Curator Yona Fischer, one of the most important Israeli curators and a 1977 Israel Prize laureate, passed away at his home on Thursday at the age of 89. Fischer was working until the last week of his life.
Among his recent initiatives were the choice and purchase of a Moshe Kupferman painting by the Pompidou Center in Paris in 2020 and curating a Pesach Slabosky exhibition at the Herzliya Museum in 2021. That year, he initiated the installation of a sculpture and dedication of a square in Ashdod named after the artist Absalon, or Meir Eshel, a native of the city who died of AIDS at the age of 28. The dedication ceremony took place last Wednesday. Fischer was slated to speak, but was no longer capable of doing so. A week before his death, he finished selecting works for an Avigdor Arikha exhibition at the Israel Museum in Jerusalem.
Fischer was the first curator to be awarded the Israel Prize, and only one other – Sarah Breitberg Semel – received it after him. Because they had difficulty defining the category, he received the prize for the Art of Design.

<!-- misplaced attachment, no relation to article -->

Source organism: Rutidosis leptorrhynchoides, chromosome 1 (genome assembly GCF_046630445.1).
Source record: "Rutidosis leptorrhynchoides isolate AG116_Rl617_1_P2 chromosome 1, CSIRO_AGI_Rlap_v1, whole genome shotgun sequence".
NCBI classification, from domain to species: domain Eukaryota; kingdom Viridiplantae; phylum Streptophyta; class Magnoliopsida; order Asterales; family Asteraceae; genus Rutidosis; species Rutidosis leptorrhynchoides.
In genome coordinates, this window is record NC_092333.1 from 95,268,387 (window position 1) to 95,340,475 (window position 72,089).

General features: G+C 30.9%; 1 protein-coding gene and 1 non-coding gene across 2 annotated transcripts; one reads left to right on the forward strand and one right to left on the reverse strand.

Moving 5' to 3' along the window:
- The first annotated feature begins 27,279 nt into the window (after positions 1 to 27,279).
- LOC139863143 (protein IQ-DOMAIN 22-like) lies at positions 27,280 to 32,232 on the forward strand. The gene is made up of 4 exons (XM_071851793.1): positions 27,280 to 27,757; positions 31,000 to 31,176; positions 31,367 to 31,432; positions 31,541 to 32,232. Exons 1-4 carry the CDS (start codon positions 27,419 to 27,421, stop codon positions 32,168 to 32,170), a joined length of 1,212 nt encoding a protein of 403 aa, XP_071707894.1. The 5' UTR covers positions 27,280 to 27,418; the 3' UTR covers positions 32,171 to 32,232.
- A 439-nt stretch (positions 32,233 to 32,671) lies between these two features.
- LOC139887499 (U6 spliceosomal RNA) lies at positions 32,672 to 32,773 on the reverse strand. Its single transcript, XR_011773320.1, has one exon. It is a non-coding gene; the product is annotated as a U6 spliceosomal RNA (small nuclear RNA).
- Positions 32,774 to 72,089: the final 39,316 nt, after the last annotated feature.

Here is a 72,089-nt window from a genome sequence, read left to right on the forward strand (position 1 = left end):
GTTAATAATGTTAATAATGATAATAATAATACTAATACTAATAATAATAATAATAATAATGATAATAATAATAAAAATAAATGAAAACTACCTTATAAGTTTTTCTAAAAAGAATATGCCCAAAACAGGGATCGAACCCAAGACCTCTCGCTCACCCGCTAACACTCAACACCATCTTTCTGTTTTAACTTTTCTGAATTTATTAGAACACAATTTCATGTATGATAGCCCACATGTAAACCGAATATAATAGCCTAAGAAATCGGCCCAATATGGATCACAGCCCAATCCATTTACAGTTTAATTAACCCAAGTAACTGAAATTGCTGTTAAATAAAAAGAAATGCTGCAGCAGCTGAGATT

He was exposed to art in his youth, when he attended lectures at the Louvre in Paris, where his father was serving as the political secretary of the Jewish Agency. He also developed an interest in Gothic architecture.
In 1951, he returned to Israel and was recruited into the Israel Defense Forces, and in 1954 he was hired by the Bezalel Museum, where he first worked at its reproductions archive. At the same time, he began to write artistic reviews in the LaMerhav newspaper and for Haaretz. He was later invited to write the chapter about Israeli painting for the book “Art in Israel” (1961), edited by Benjamin Tammuz. He also wrote entries on art in the Hebrew Encyclopedia. In 1959, Fischer traveled to Europe to study curation, and from 1964 to 1970 he edited Kav – Periodical for Art and Literature.
Fischer was born in 1932 in Tel Aviv to Dina (nee Riskin) and Maurice Fischer, who was an intelligence officer in the French army and an Israeli diplomat. He was named after his grandfather, Yona (Jean) Fischer. In 1933, the family moved to Ramat Gan. During World War II, Yona Fischer and his brother joined their father, who was living in Sidon and later in Beirut, where he studied in an Alliance Israelite Universelle school.
For his grandfather’s travel journal, which was translated into Hebrew in 2018, Fischer wrote the introduction, in which he told the story of his family. His father was a friend and rival of Chaim Weizmann and lived in several European cities, but in 1907 he embarked on a journey to the Land of Israel, after which he wrote the journal in which he expressed a desire to live in the country.